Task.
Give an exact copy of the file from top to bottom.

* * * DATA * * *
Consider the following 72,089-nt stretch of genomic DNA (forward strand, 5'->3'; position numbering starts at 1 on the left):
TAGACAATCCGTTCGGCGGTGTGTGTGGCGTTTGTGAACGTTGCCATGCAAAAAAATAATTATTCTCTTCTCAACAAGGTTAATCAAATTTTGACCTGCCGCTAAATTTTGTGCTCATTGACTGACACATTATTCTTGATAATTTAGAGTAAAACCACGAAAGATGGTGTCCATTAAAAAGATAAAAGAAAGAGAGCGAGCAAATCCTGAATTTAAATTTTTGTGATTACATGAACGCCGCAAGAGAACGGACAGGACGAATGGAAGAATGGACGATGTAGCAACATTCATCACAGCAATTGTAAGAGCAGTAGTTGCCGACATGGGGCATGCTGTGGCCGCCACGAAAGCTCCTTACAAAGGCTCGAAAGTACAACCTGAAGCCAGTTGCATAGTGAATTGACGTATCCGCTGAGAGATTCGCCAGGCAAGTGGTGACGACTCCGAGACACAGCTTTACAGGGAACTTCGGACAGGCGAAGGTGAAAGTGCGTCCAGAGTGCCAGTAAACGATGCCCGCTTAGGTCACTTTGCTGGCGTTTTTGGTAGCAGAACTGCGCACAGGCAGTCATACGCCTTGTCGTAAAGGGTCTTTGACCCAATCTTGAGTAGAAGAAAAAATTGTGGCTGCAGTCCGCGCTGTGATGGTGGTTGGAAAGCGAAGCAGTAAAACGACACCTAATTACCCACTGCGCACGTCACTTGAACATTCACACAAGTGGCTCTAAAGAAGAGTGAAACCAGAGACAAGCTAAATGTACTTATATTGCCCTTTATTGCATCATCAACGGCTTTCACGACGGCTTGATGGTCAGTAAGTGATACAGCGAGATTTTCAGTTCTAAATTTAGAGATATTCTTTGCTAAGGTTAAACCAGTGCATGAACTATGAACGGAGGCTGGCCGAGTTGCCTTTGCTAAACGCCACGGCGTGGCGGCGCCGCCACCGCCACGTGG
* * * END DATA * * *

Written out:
Consider the following 72,089-nt stretch of genomic DNA (forward strand, 5'->3'; position numbering starts at 1 on the left):
TAGACAATCCGTTCGGCGGTGTGTGTGGCGTTTGTGAACGTTGCCATGCAAAAAAATAATTATTCTCTTCTCAACAAGGTTAATCAAATTTTGACCTGCCGCTAAATTTTGTGCTCATTGACTGACACATTATTCTTGATAATTTAGAGTAAAACCACGAAAGATGGTGTCCATTAAAAAGATAAAAGAAAGAGAGCGAGCAAATCCTGAATTTAAATTTTTGTGATTACATGAACGCCGCAAGAGAACGGACAGGACGAATGGAAGAATGGACGATGTAGCAACATTCATCACAGCAATTGTAAGAGCAGTAGTTGCCGACATGGGGCATGCTGTGGCCGCCACGAAAGCTCCTTACAAAGGCTCGAAAGTACAACCTGAAGCCAGTTGCATAGTGAATTGACGTATCCGCTGAGAGATTCGCCAGGCAAGTGGTGACGACTCCGAGACACAGCTTTACAGGGAACTTCGGACAGGCGAAGGTGAAAGTGCGTCCAGAGTGCCAGTAAACGATGCCCGCTTAGGTCACTTTGCTGGCGTTTTTGGTAGCAGAACTGCGCACAGGCAGTCATACGCCTTGTCGTAAAGGGTCTTTGACCCAATCTTGAGTAGAAGAAAAAATTGTGGCTGCAGTCCGCGCTGTGATGGTGGTTGGAAAGCGAAGCAGTAAAACGACACCTAATTACCCACTGCGCACGTCACTTGAACATTCACACAAGTGGCTCTAAAGAAGAGTGAAACCAGAGACAAGCTAAATGTACTTATATTGCCCTTTATTGCATCATCAACGGCTTTCACGACGGCTTGATGGTCAGTAAGTGATACAGCGAGATTTTCAGTTCTAAATTTAGAGATATTCTTTGCTAAGGTTAAACCAGTGCATGAACTATGAACGGAGGCTGGCCGAGTTGCCTTTGCTAAACGCCACGGCGTGGCGGCGCCGCCACCGCCACGTGG